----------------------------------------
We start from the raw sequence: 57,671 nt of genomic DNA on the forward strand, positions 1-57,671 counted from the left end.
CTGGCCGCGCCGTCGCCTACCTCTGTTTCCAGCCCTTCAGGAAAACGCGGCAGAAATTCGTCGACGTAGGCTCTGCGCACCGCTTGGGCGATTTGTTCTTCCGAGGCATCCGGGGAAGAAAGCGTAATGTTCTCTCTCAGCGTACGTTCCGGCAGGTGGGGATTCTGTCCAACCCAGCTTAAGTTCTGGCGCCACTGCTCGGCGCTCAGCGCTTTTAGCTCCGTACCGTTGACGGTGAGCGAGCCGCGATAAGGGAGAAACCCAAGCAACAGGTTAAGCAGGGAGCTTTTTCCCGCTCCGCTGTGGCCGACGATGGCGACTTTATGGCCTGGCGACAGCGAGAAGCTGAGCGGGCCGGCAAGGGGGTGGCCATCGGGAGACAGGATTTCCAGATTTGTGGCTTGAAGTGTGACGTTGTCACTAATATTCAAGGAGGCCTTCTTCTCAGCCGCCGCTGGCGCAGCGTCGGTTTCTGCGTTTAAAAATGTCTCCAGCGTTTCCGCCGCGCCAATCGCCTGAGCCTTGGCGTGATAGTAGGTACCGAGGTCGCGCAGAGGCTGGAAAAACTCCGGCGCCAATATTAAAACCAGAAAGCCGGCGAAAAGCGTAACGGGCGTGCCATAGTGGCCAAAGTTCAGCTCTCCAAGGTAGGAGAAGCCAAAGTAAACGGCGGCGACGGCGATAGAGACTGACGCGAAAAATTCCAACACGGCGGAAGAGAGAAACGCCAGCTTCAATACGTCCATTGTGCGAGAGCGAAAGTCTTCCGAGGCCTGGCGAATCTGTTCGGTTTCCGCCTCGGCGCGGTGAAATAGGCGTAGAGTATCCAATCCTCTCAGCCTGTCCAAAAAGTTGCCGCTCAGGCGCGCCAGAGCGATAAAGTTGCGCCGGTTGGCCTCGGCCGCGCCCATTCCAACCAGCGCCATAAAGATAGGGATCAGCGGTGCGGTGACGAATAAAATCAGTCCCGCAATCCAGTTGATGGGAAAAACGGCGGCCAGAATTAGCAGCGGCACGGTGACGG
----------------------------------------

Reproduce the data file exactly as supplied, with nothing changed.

We start from the raw sequence: 57,671 nt of genomic DNA on the forward strand, positions 1-57,671 counted from the left end.
CTGGCCGCGCCGTCGCCTACCTCTGTTTCCAGCCCTTCAGGAAAACGCGGCAGAAATTCGTCGACGTAGGCTCTGCGCACCGCTTGGGCGATTTGTTCTTCCGAGGCATCCGGGGAAGAAAGCGTAATGTTCTCTCTCAGCGTACGTTCCGGCAGGTGGGGATTCTGTCCAACCCAGCTTAAGTTCTGGCGCCACTGCTCGGCGCTCAGCGCTTTTAGCTCCGTACCGTTGACGGTGAGCGAGCCGCGATAAGGGAGAAACCCAAGCAACAGGTTAAGCAGGGAGCTTTTTCCCGCTCCGCTGTGGCCGACGATGGCGACTTTATGGCCTGGCGACAGCGAGAAGCTGAGCGGGCCGGCAAGGGGGTGGCCATCGGGAGACAGGATTTCCAGATTTGTGGCTTGAAGTGTGACGTTGTCACTAATATTCAAGGAGGCCTTCTTCTCAGCCGCCGCTGGCGCAGCGTCGGTTTCTGCGTTTAAAAATGTCTCCAGCGTTTCCGCCGCGCCAATCGCCTGAGCCTTGGCGTGATAGTAGGTACCGAGGTCGCGCAGAGGCTGGAAAAACTCCGGCGCCAATATTAAAACCAGAAAGCCGGCGAAAAGCGTAACGGGCGTGCCATAGTGGCCAAAGTTCAGCTCTCCAAGGTAGGAGAAGCCAAAGTAAACGGCGGCGACGGCGATAGAGACTGACGCGAAAAATTCCAACACGGCGGAAGAGAGAAACGCCAGCTTCAATACGTCCATTGTGCGAGAGCGAAAGTCTTCCGAGGCCTGGCGAATCTGTTCGGTTTCCGCCTCGGCGCGGTGAAATAGGCGTAGAGTATCCAATCCTCTCAGCCTGTCCAAAAAGTTGCCGCTCAGGCGCGCCAGAGCGATAAAGTTGCGCCGGTTGGCCTCGGCCGCGCCCATTCCAACCAGCGCCATAAAGATAGGGATCAGCGGTGCGGTGACGAATAAAATCAGTCCCGCAATCCAGTTGATGGGAAAAACGGCGGCCAGAATTAGCAGCGGCACGGTGACGG